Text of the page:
Tag Archives: Clean up

Queens’ Morning Roundup


| lguerre@queenscourier.com

Hollis residents urge city to install sewers on flood-prone block 

Every time the weather forecast predicts rain, residents of several Hollis blocks leave work or cut their vacations short to secure their homes against floods. Homeowners on the corner of 90th Ave. and 183rd St. have lobbied the city for decades to install sewers that will alleviate the flooding that overwhelms their streets and basements with anywhere from several inches to several feet of water and raw sewage. Read more: [New York Daily News] 

South Ozone Park residents angry about being left in the dark about new bus route 

The old adage says that if you miss a bus, there’s always the next one — unless you live in South Ozone Park. Local residents say they were caught off guard by a recent route change of the Q41 bus that kicked in without giving local residents a proper heads up. And it’s not just confused riders who are complaining. Residents who live along the new route said they now have to deal with issues of parking, traffic and garbage strewn on the streets. Read more: [New York Daily News]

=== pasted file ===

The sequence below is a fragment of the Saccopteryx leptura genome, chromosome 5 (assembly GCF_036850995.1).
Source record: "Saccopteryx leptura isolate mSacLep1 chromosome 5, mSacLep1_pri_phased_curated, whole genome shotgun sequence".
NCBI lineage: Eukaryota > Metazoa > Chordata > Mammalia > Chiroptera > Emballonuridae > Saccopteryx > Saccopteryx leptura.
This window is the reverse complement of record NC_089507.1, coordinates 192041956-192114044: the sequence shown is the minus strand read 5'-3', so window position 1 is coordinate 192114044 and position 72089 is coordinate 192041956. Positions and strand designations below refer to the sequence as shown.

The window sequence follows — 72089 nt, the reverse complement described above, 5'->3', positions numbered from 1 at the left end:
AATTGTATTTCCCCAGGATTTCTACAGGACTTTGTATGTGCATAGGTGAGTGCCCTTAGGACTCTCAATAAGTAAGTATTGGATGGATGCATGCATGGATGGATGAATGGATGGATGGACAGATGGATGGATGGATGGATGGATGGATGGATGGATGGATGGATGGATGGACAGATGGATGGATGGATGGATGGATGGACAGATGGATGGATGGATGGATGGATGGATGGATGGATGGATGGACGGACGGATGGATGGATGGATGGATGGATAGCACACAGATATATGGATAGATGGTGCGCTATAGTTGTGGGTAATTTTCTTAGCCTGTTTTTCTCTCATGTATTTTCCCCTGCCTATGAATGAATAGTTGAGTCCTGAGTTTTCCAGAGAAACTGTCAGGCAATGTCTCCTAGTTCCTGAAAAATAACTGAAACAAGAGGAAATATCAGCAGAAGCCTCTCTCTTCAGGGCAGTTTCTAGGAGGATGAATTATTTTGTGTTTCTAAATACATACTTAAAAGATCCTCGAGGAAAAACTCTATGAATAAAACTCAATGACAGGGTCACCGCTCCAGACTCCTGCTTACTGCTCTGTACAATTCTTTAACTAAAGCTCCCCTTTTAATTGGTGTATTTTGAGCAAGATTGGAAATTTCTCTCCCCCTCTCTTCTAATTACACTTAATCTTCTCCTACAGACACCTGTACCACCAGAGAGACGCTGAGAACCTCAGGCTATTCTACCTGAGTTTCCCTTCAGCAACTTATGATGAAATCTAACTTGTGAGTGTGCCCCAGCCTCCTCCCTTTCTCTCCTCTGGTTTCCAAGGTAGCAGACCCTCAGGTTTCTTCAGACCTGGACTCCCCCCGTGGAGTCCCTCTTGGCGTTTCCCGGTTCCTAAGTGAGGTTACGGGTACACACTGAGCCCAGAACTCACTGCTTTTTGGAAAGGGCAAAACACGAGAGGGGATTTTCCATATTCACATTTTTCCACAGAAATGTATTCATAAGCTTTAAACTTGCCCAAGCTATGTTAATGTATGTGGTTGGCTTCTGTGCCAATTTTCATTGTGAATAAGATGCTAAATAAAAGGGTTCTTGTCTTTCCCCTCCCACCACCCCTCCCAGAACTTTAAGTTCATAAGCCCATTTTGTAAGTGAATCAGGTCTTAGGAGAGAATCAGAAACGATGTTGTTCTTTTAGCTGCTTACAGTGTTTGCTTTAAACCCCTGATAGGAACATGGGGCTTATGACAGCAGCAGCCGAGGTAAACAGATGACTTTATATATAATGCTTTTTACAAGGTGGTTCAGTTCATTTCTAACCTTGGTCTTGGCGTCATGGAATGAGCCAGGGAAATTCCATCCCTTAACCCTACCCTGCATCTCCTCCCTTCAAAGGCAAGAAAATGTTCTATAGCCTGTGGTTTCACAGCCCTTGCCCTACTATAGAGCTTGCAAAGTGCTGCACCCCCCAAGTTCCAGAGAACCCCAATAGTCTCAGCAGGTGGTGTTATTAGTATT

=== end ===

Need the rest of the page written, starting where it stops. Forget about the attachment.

Councilman Van Bramer allots $31K for Woodside clean-up 

For the past several years the people of Woodside noticed trash piling up along the area’s major streets. “They haven’t cleaned it in weeks. All the garbage is spilled all over the place. There’s bottles, food, everything,” said resident Tina McDonnell. It got so bad she would be out every day sweeping the sidewalks in the early morning hours. One business owner adopted an extra trash can for the corner outside of his pizzeria. Read more: [NY1]